• Clawbacks. On October 14, the SEC reopened comment on another Dodd-Frank Act rule about clawbacks of erroneously awarded incentive-based compensation. Under the new rule, executives would have to “give back compensation paid in the three years leading up to the restatement that was based on ... misstated financials – regardless of whether the misstatement was due to fraud, errors, or any other factor,” according to a statement by Chair Gensler. Previously, the lookback period was one year and clawbacks were limited to misconduct.  
  • Gamification. The SEC has asked for public comment on “digital engagement practices” used by broker-dealers and investment advisors—think Robinhood—to spur retail investor trading. Chair Gensler has said the use of these techniques, known as “gamification,” to get clients to trade stocks more frequently raises potential conflicts between advisory firms and investors. A proposed rule. 
  • Blank-Check Companies. The SEC’s Division of Corporation Finance is weighing whether to recommend that the Commission require increased disclosures about special purpose acquisition companies, or SPACs. Called blank-check companies because they raise capital via IPOs without specifying which businesses they will buy, SPACs have come under criticism for a conflict-laden structure whereby founders and initial investors profit handsomely even if the combined business—and its shareholders—don’t.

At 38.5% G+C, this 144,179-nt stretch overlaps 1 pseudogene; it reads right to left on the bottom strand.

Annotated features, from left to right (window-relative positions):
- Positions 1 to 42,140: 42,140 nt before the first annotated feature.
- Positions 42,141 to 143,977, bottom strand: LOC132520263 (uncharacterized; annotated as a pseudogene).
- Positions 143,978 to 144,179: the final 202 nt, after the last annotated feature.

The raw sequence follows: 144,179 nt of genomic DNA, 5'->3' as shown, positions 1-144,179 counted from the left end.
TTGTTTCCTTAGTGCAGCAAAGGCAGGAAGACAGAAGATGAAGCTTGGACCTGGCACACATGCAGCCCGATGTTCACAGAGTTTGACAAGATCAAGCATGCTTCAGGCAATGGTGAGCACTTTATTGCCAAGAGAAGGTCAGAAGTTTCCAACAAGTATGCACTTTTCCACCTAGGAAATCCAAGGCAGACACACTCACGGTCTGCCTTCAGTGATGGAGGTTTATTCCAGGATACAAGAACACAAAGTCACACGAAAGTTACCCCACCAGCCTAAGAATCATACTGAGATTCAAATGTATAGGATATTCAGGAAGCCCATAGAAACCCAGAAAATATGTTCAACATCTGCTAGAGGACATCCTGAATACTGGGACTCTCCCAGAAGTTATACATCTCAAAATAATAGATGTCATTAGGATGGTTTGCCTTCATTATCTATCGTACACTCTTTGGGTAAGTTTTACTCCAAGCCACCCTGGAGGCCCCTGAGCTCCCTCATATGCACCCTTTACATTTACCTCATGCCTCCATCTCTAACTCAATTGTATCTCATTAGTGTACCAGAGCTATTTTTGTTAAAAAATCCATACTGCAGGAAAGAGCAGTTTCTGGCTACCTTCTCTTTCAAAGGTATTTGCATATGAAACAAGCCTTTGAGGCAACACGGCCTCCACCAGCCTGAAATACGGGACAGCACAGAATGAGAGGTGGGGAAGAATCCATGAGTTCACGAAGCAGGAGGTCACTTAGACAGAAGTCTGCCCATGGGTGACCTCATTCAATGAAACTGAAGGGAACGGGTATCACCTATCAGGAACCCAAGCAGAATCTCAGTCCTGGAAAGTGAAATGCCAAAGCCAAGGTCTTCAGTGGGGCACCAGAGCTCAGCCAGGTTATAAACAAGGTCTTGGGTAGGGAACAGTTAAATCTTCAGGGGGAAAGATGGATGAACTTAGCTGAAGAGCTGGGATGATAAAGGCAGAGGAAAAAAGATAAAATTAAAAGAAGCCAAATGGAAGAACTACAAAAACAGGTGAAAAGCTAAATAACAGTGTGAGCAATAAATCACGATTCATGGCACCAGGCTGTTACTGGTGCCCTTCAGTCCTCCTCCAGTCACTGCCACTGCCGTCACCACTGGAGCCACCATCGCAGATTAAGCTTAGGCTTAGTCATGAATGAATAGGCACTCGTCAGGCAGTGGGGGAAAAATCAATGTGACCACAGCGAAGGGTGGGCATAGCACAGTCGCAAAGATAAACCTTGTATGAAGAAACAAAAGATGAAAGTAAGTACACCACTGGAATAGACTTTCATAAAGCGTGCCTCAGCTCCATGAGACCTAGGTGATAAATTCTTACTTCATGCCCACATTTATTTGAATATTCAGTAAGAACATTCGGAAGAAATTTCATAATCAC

• Modernizing Market Structure. The Commission is exploring whether to modernize rules relating to equity market structure, including “payment for order flow, best execution (amendments to Rule 605), market concentration, and certain other practices.” All these practices have been criticized as creating conflicts that could potentially hurt investors even though they may lower trading costs.
  • Climate Risk Disclosures. SEC staff is looking at the possibility of recommending “rule amendments to enhance registrant disclosures regarding issuers’ climate-related risks and opportunities.” Chair Gensler initially said he expected staff to write a proposed rule by the end of the year but later indicated that it would likely take longer. The rule seeks to “make companies’ climate-related disclosures more consistent, comparable and useful to investors’ decision-making,” The Wall Street Journal has said.